• Keen Hacksaw (gymnastics, bobsledding)
  • Brenda Springer (aquatics, skiing)

  • Mamo Ululu (Kit Mambo)
  • Toulouse LaTrac (René Fromage)
  • Bruno Ursakov (Tatyana Tushenko)
  • Bear McClain (Kodiaks)
  • Greg Hamm (Dogs)
  • Robert Piggwood (Dorrie Turnell), manager

Other non-competitors
  • Burt Sparks (reigning Mr. Heavyweight until the title is transferred to Disavensky).
  • Enrico Poochie (athletic wear designer)
  • Boris King (chef)

  • Marathon
    • René Fromage (Europe)
    • Kit Mambo (Africa)
    • Sophia Bongiarelli (Europe)
    • Pepé Repanoza (Central America)
    • Terry Hornsby (North America)
    • Packy Joe Huffup
  • Gymnastics
    • Tatyana Tushenko (Eurasia)
    • Isla Blintz (Europe)
    • Bruce Kwakimoto (Asia)
    • Ludmilla Steponyatova (Eurasia)
  • Figure Skating
    • Olga Cluckinsky (Eurasia)
    • Nikita Crawlinoff (Eurasia)
    • Dorrie Turnell (North America)
  • Track and Field
    • Boris Amphibiensky (Europe)
    • Bolt Jenkins (North America)
    • Kip Ngogo (Africa)
    • Yuri Trotsky (Eurasia)
    • Cosmo Hopper (Europe)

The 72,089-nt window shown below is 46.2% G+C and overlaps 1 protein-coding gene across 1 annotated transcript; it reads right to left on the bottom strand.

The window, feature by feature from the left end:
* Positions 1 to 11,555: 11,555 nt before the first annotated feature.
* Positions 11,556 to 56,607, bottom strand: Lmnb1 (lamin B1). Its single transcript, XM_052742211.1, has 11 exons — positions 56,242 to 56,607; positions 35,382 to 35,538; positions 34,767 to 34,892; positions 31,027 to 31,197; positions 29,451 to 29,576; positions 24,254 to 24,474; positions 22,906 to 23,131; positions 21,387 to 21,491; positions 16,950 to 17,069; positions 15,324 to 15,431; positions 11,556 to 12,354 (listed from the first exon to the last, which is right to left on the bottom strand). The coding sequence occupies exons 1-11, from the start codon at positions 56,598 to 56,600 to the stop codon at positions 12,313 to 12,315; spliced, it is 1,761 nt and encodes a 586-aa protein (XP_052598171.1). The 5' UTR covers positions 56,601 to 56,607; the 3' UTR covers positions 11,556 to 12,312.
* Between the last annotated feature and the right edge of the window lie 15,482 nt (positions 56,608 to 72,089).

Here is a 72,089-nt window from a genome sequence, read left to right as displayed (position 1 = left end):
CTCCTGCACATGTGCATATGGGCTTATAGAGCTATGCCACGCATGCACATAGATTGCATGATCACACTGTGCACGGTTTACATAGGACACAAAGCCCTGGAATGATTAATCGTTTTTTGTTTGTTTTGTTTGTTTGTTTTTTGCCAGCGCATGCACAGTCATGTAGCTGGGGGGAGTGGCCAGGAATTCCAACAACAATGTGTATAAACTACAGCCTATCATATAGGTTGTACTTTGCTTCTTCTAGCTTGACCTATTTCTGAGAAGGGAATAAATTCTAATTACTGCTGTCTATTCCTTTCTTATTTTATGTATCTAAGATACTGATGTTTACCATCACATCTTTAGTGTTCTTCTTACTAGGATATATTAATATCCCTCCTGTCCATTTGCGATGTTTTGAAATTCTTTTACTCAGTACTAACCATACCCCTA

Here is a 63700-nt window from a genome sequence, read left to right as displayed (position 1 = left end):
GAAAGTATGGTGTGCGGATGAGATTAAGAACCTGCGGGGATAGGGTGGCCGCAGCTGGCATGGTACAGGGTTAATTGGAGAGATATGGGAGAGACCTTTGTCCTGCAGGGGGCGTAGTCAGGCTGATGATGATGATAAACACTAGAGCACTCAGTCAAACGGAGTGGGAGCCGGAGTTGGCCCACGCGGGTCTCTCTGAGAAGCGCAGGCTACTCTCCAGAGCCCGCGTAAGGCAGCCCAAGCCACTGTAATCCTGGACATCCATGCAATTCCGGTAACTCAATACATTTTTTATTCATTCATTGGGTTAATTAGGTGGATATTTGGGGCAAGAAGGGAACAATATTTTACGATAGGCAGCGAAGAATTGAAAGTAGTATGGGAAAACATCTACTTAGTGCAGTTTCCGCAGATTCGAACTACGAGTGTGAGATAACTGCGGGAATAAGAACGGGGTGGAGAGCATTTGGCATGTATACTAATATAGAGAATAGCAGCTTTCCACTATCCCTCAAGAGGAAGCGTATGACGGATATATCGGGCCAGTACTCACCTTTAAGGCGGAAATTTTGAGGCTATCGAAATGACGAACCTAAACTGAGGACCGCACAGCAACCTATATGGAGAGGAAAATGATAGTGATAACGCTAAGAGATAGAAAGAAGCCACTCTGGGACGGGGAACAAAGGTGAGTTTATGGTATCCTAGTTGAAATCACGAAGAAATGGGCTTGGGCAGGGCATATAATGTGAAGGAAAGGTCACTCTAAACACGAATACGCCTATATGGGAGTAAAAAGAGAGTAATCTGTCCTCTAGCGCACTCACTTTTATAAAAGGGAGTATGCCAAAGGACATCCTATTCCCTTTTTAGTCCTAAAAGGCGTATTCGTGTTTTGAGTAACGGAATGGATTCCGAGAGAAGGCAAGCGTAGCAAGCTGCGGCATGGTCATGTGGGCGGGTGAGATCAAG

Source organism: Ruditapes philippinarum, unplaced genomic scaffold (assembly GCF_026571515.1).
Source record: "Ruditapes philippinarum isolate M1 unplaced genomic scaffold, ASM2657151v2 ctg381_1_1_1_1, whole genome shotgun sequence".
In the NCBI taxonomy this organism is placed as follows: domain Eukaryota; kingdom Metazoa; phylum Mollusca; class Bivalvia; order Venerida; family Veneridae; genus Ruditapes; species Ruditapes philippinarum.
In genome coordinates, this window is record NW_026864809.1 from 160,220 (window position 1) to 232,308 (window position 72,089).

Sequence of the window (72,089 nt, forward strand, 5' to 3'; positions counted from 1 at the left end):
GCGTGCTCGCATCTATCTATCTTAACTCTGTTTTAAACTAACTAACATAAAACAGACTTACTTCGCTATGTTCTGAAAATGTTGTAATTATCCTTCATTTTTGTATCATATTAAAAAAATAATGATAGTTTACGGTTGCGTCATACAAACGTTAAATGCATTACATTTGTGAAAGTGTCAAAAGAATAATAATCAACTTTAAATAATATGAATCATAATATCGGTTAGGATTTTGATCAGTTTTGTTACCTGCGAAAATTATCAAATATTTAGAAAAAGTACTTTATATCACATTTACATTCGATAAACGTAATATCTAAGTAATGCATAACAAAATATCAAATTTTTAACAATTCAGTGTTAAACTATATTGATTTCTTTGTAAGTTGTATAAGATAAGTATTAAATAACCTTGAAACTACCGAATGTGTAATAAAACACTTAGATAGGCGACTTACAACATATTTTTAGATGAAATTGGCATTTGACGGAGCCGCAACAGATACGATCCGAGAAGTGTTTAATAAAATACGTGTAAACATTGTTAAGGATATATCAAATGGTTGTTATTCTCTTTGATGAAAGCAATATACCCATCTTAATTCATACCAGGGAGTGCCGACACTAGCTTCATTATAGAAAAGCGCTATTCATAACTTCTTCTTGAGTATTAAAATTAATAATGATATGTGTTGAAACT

• Skiing
    • Marcel Pourceau (Europe)
    • Kurt Wuffner (Europe)
    • Jimmy Ribbit (North America)
  • Bobsled
    • Commander Lance Quiller and his team (Australia)
    • Calamari Brothers (Europe)
  • Swimming
    • Ono Nono (Asia)
    • Sergei Wedgenekov (Eurasia)
    • Art Hotworth (Europe)
    • Giancarlo Calamari (Europe)
    • Dean Wilson (North America)
  • Diving
    • Dean Wilson (North America)
    • Primo Cabeza (South America)
  • Boxing
    • Joey Gongolong (North America)
    • Janos Brushteckel (Eurasia)
  • Weightlifting
    • Ivan Disaventsky (Eurasia)
    • Wilhelm Cvet (Europe)
  • Fencing
    • Count Maurice Boar Deaux (Europe)
    • Duke Charolas (Europe)
    • Contessa (Eurasia)
  • Water Polo
    • Giancarlo Calamari (Europe)